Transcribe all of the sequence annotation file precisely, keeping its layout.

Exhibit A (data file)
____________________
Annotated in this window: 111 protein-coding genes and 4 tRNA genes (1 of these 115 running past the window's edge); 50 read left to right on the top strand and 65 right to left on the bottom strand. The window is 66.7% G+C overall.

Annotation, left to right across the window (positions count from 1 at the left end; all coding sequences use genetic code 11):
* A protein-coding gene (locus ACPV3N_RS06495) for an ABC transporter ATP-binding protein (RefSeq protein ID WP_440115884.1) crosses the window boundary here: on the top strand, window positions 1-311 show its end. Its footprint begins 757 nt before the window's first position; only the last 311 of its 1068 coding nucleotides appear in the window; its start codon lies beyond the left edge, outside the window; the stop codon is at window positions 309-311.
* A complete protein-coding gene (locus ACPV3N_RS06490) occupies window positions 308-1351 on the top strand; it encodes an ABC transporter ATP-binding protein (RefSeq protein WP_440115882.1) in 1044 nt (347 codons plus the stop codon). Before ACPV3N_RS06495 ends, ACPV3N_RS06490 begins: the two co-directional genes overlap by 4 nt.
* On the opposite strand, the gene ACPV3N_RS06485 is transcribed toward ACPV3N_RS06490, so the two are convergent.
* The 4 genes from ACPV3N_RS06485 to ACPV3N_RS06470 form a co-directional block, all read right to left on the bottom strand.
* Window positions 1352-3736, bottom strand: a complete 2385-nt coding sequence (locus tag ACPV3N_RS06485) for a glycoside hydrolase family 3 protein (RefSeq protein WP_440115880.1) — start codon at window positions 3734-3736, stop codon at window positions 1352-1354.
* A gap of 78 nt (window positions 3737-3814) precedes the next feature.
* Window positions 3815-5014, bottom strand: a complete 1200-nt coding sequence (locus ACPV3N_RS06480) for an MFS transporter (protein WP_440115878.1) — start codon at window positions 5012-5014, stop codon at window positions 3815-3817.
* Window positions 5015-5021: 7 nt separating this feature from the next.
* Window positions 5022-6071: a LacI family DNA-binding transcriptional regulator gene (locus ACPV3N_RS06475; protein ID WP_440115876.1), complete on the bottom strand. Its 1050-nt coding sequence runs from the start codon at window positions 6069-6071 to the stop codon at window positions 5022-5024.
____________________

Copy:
Annotated in this window: 111 protein-coding genes and 4 tRNA genes (1 of these 115 running past the window's edge); 50 read left to right on the top strand and 65 right to left on the bottom strand. The window is 66.7% G+C overall.

Annotation, left to right across the window (positions count from 1 at the left end; all coding sequences use genetic code 11):
* A protein-coding gene (locus ACPV3N_RS06495) for an ABC transporter ATP-binding protein (RefSeq protein ID WP_440115884.1) crosses the window boundary here: on the top strand, window positions 1-311 show its end. Its footprint begins 757 nt before the window's first position; only the last 311 of its 1068 coding nucleotides appear in the window; its start codon lies beyond the left edge, outside the window; the stop codon is at window positions 309-311.
* A complete protein-coding gene (locus ACPV3N_RS06490) occupies window positions 308-1351 on the top strand; it encodes an ABC transporter ATP-binding protein (RefSeq protein WP_440115882.1) in 1044 nt (347 codons plus the stop codon). Before ACPV3N_RS06495 ends, ACPV3N_RS06490 begins: the two co-directional genes overlap by 4 nt.
* On the opposite strand, the gene ACPV3N_RS06485 is transcribed toward ACPV3N_RS06490, so the two are convergent.
* The 4 genes from ACPV3N_RS06485 to ACPV3N_RS06470 form a co-directional block, all read right to left on the bottom strand.
* Window positions 1352-3736, bottom strand: a complete 2385-nt coding sequence (locus tag ACPV3N_RS06485) for a glycoside hydrolase family 3 protein (RefSeq protein WP_440115880.1) — start codon at window positions 3734-3736, stop codon at window positions 1352-1354.
* A gap of 78 nt (window positions 3737-3814) precedes the next feature.
* Window positions 3815-5014, bottom strand: a complete 1200-nt coding sequence (locus ACPV3N_RS06480) for an MFS transporter (protein WP_440115878.1) — start codon at window positions 5012-5014, stop codon at window positions 3815-3817.
* Window positions 5015-5021: 7 nt separating this feature from the next.
* Window positions 5022-6071: a LacI family DNA-binding transcriptional regulator gene (locus ACPV3N_RS06475; protein ID WP_440115876.1), complete on the bottom strand. Its 1050-nt coding sequence runs from the start codon at window positions 6069-6071 to the stop codon at window positions 5022-5024.